Tax Implications of Paid Surveys and Other Forms of Online Income

by Spencer Mitchell on March 28, 2013

So, you’ve worked hard and made some money from paid surveys. Wonderful!

But what’s this in the mail… a 1099?

Uh oh – Uncle Sam is coming for his cut. Making money online is great, but you must know that the government wants their cut, and they are going to make sure they get it. You should be aware that money earned online is treated as a source of income. This means that you are liable for all federal, state, and local taxes on that money, just like a part-time job. If you have a normal full-time job, this extra income may push you into a higher tax bracket and put you on the hook for more tax money.

If you made money this year from surveys for money, you should be aware of the potential tax implications.

The W9

Many companies (including Swagbucks) will make you fill out a W-9 before they start paying you for taking online surveys or working online. This W-9 will contain basic information such as your Social Security Number, address, phone number, full name, etc. The company will then keep track of all money paid over the course of the year and report it to the IRS. At tax time, they will then send you a 1099, which you will have to report as income.

Tax Considerations For Money Made OnlineThere is an income threshold on this, however. If you made $600 or less, you will likely not get a 1099 and will not be required to report the income. Therefore, if you took a few paid surveys online and did not get any tax information from the panels you belong to, double check to see how much the company paid you. If it was under $600, then there’s no need to worry. The IRS likely will not receive information about these earnings and, if they do, they will not do anything with the information. The government basically allows you $600 free dollars  per year. And if you don’t exceed that, then you have nothing to worry about.

Getting a 1099 Form

If you do exceed the $600 income level, you can expect to have a 1099 mailed to you by the end of
January. This will have your earnings statement on it with the amount of income the company expects you to report (this is very similar to a W-2 form). Like a W-2, you will need this form to complete your taxes. So, if you have a full time job plus a side job working online, you will need both your W-2 and 1099 (likely a 1099-MISC). Here is what a 1099 looks like:

1099 Form

Do not file your taxes before having both of these documents. If you do, you’ll need to go back and amend a previously filed return. This is not especially difficult, but it’s much easier to do it right the first time than having to go back and correct your mistakes.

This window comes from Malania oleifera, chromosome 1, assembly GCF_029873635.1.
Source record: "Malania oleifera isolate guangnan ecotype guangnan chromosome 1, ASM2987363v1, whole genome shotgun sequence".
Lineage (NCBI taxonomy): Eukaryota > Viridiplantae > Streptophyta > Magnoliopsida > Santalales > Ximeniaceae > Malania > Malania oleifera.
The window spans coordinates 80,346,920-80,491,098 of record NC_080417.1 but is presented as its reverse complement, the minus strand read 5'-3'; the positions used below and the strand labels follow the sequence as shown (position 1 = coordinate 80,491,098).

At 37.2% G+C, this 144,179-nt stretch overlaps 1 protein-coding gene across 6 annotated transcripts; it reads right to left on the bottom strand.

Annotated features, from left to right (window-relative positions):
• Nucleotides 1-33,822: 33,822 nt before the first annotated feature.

Both the W-2 and 1099 do the same thing (report income) but there are a few extra steps with a 1099. Because this is likely non-employee compensation, you will have to fill out an extra form to assign yourself a job description and/or company for your independent business (you do not need to create an LLC or otherwise incorporate. The IRS just wants to know the type of work you are doing and why you are being paid for it. If, however, you do have an LLC and the independent contracting money is being paid to the corporation, you will want to talk to a tax professional before filing).

From there, the money will be treated just the same as it will from your regular employee compensation.

Paying Taxes on your 1099 Income

One major problem with making money via a 1099 is that there’s no withholding taking place when you get paid. Therefore, if you are making money online to supplement your normal day job, be prepared to take a sizeable tax hit if you have no other deductions. If you are a single person with no kids and you don’t own a home, you’ll likely have little in the way of deductions. Therefore, you should begin preparing for this tax hit long before April 15. If, for some reason, this extra income should dry up or some unprepared expenses pop up, there can be serious problems with the law.

So, you may be thinking: “I just won’t file me 1099 and just pretend that I never got it.” This is a bad idea. Since the IRS knows what your total income should be, it will set off warnings in their computer system if the numbers don’t match. Then the IRS can send you a notice that you owe back taxes plus a penalty. Since the IRS uses computer programs to catch irregularities regarding reported income, it is highly unlikely that unreported income from a 1099 will go unnoticed. And if you get flagged for an audit, things will be even worse because the IRS can go back several years. If they find more irregularities in your tax filings, you could be on the hook for more in civil penalties and even may some criminal ones.

Get Advice from a Tax Professional

Making money online is a great way to supplement your income, but be sure you fully understand the tax implications before making too much money. The worst thing that can happen is to take an unexpected tax hit and then suddenly have no way to pay for it. But with a bit of planning and education, you can comfortably pay off any taxes while enjoying the money you earn.

While I tried my best to give you accurate information here, I’m by no means a tax professional. If you have questions about taxes and paid survey income, talk to a licensed tax professional.

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